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SCOTT SIMON, HOST:

This week, the MacArthur Foundation handed out its annual genius grants.

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SIMON: Missed again. Among the 23 recipients: an economist, a mathematician, a photographer, a neuroscientist and a Boston-based stringed instrument bow maker. Andrea Shea of member station WBUR visited Benoit Rolland in his home studio and has his story.

ANDREA SHEA, BYLINE: Benoit Rolland acknowledges that the violin reigns supreme as the star of the strings, capable of fetching millions of dollars at auction. But what about the bow?

BENOIT ROLLAND: A violin with no bow is not a violin. That's clear.

SHEA: Amen says Elita Kang, assistant concert master of the Boston Symphony Orchestra.

ELITA KANG: A lot of people, I think even some instrumentalists, in our younger years we believe that the violin is of paramount importance and the bow is just a tool. But the bow is just as important as the violin because that is our breath, that's how we draw the sound out of the instrument. So, without a fine bow that's responsive and flexible and finely made, we can't express ourselves fully.

SHEA: Kang says a significant number of BSO musicians use bows made by Rolland. So have some of the most famous string players of all time: Menuhin, Grapelli, Rostropovich. Over the past four decades, Rolland has made more than 1,400 bows for violins, violas and cellos.

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ROLLAND: The bow is extremely important for a musician because it has to convey the personality, the musicality, the feelings, the emotion of the musician through it. It's something that have to behave like a muscle.

SHEA: That understanding is only part of why Rolland won a Macarthur Genius Grant. He's revered for his knowledge of traditional bow making skills, but also his innovations. He pioneered the first concert-grade graphite bow. And his most recent invention is an updated frog - the piece on the bow's end used to adjust tension.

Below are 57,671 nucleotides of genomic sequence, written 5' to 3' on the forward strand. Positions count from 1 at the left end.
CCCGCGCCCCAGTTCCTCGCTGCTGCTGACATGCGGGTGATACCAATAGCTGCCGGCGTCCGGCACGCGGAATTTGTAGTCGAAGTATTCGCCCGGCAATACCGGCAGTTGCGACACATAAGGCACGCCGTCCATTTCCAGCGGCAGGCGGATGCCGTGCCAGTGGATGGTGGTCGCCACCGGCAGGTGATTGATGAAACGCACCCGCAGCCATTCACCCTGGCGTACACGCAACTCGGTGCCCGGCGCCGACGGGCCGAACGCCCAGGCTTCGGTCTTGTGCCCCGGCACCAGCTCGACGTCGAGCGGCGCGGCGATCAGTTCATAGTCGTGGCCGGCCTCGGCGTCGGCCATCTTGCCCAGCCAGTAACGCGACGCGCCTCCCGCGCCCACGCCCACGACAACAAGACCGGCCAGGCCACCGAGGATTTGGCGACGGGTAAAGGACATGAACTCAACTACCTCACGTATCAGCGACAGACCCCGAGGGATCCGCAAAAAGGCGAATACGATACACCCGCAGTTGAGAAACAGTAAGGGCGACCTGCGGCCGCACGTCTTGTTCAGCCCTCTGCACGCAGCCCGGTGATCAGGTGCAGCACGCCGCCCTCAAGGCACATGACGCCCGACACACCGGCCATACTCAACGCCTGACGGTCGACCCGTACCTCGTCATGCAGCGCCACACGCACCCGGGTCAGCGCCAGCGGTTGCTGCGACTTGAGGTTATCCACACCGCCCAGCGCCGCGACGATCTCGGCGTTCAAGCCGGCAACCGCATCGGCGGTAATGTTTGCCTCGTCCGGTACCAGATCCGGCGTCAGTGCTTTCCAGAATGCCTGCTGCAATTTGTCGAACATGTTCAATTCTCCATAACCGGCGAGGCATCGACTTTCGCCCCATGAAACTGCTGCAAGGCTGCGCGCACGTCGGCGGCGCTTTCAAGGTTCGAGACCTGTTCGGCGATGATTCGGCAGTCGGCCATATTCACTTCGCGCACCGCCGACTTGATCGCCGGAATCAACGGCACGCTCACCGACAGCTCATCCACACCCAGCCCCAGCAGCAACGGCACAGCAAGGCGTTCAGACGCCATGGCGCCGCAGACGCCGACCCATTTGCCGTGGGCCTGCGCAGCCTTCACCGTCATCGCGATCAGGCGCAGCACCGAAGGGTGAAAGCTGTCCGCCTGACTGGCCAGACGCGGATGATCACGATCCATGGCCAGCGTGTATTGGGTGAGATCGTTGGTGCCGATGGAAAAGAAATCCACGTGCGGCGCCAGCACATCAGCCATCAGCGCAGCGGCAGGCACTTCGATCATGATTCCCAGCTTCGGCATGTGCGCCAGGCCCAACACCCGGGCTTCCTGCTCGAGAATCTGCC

ROLLAND: It's much more stable. So, it's easier to play, more responsive, the sound is fuller, most of the time, not all of the time. And this frog is adjustable on any existing stick.

SHEA: Rolland's journey as a bow maker began in Paris, where his grandmother was a concert pianist. Rolland had perfect pitch, and when he was 9 he fell in love with the violin. He graduated from the conservatories of Paris and Versailles and was on track to become a professional musician when he saw a spectacular bow.

This bow was so beautiful, fitted with gold, 18 karats, and magnificent mother of pearl and magnificent wood. It was like a jewel. So, at this very moment I understood this was what I want to do.

He went on to study the traditional French method of bow making and has been doing this ever since.

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ROLLAND: This one is extremely resonating.

SHEA: Rolland selects skinny blanks of wood from his large stash. Each piece emits a unique sound.

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ROLLAND: That one will be even different, even lower.

SHEA: Then there are the 100-150 Mongolian horse hairs that become the ribbon. But Rolland says the most important variables are the musicians themselves. He interviews them, watches them perform and listens closely to their music.

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MIRIAM FREED: My name is Miriam Fried and I'm a violinist and I teach at New England Conservatory. And what I'm really excited about is the fact that Benoit Rolland was one of the recipients of the MacArthur Grant, which I think is fabulous.

SHEA: Fried has three of his bows and is one of the many musicians who wrote letters to the MacArthur Foundation endorsing Rolland's nomination. His years of bow making have stiffened his fingers, so it's difficult for him to play nowadays, but Rolland says he still enjoys watching and listening to other musicians using his bows.

ROLLAND: Because I see this person playing so intimate music with something I brought in his hands. So, it's marvelous.

SHEA: And Benoit Rolland says the MacArthur Grant stipend of $500,000 will enable him not only to improve his centuries-old art, but also to pursue even more innovations. For NPR News, I'm Andrea Shea in Boston.

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SIMON: This is WEEKEND EDITION from NPR News. I'm Scott Simon.

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